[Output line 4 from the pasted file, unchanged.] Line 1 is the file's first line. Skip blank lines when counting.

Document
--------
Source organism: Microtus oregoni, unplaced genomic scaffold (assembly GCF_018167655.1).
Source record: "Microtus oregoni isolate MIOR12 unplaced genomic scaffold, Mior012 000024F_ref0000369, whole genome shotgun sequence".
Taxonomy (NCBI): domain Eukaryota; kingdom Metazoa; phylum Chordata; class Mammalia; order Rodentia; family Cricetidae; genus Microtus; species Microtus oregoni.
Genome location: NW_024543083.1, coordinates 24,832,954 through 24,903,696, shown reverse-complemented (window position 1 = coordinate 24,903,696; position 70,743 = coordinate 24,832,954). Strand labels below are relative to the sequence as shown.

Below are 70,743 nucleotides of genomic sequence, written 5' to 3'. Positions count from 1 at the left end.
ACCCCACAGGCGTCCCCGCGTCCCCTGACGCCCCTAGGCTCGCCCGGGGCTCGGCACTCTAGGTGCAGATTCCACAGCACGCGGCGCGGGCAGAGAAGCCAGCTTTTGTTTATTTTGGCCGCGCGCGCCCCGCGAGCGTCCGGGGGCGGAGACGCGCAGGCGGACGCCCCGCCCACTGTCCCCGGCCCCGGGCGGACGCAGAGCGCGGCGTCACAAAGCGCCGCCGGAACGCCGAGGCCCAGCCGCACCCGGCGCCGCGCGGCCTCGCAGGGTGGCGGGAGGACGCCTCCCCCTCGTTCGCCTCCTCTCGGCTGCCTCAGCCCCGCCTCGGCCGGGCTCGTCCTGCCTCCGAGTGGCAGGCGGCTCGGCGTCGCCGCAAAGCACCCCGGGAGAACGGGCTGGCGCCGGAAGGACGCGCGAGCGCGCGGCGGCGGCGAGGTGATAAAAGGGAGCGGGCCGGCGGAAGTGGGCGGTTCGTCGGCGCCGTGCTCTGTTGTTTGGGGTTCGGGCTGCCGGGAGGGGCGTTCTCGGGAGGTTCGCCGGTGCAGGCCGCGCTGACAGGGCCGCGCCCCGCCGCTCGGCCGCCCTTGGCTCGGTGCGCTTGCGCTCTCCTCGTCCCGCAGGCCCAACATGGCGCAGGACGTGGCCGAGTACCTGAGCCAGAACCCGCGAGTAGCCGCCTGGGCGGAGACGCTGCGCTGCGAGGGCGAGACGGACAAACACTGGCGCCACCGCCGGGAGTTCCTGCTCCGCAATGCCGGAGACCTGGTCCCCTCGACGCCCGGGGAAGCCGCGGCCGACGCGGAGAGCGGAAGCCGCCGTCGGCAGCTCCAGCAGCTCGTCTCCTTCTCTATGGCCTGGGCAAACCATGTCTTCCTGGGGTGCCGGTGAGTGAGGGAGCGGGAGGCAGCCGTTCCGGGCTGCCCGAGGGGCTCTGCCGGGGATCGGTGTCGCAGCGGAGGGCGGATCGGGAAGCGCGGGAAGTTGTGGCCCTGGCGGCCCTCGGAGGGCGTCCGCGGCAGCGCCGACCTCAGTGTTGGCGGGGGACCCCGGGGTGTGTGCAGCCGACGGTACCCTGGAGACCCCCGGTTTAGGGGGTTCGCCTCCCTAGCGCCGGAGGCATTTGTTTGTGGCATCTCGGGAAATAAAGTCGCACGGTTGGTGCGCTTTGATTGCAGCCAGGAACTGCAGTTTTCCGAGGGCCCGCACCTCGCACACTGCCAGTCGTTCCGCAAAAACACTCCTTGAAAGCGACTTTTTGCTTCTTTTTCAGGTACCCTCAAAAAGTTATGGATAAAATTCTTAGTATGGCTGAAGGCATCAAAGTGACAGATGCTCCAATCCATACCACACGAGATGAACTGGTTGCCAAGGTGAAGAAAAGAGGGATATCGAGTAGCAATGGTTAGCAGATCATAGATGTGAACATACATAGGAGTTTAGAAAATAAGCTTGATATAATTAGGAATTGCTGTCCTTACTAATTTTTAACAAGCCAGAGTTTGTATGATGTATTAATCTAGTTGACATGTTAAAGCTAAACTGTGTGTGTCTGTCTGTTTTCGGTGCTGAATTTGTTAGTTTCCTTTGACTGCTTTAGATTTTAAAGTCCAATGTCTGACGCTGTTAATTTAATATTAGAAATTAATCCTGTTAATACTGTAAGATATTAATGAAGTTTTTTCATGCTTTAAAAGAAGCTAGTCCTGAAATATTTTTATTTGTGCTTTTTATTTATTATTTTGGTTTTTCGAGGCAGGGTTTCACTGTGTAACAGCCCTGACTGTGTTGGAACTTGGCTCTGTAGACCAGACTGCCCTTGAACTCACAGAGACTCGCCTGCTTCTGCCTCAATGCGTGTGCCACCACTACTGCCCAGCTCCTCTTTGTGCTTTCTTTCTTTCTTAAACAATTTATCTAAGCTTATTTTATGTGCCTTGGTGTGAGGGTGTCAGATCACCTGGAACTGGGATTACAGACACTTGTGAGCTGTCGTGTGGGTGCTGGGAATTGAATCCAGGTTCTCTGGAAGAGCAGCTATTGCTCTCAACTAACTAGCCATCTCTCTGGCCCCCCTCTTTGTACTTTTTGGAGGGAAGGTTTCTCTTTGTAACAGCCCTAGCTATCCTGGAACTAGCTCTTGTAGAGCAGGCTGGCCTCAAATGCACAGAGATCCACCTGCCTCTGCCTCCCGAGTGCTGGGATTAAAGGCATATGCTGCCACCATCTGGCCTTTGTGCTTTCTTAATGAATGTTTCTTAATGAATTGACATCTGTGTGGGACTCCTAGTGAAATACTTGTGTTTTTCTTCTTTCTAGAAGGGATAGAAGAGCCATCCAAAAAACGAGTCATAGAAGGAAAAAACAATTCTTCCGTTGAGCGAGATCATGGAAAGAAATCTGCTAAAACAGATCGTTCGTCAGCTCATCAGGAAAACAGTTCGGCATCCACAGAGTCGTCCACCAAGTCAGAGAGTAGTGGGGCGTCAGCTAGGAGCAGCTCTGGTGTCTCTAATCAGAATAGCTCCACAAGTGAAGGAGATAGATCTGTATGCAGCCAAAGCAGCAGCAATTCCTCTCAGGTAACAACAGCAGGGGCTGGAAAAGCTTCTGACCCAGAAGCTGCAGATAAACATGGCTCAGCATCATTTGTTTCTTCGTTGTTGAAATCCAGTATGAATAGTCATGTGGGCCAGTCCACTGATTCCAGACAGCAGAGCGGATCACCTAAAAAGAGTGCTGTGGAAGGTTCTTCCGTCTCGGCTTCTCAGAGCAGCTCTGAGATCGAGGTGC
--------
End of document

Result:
Genome location: NW_024543083.1, coordinates 24,832,954 through 24,903,696, shown reverse-complemented (window position 1 = coordinate 24,903,696; position 70,743 = coordinate 24,832,954). Strand labels below are relative to the sequence as shown.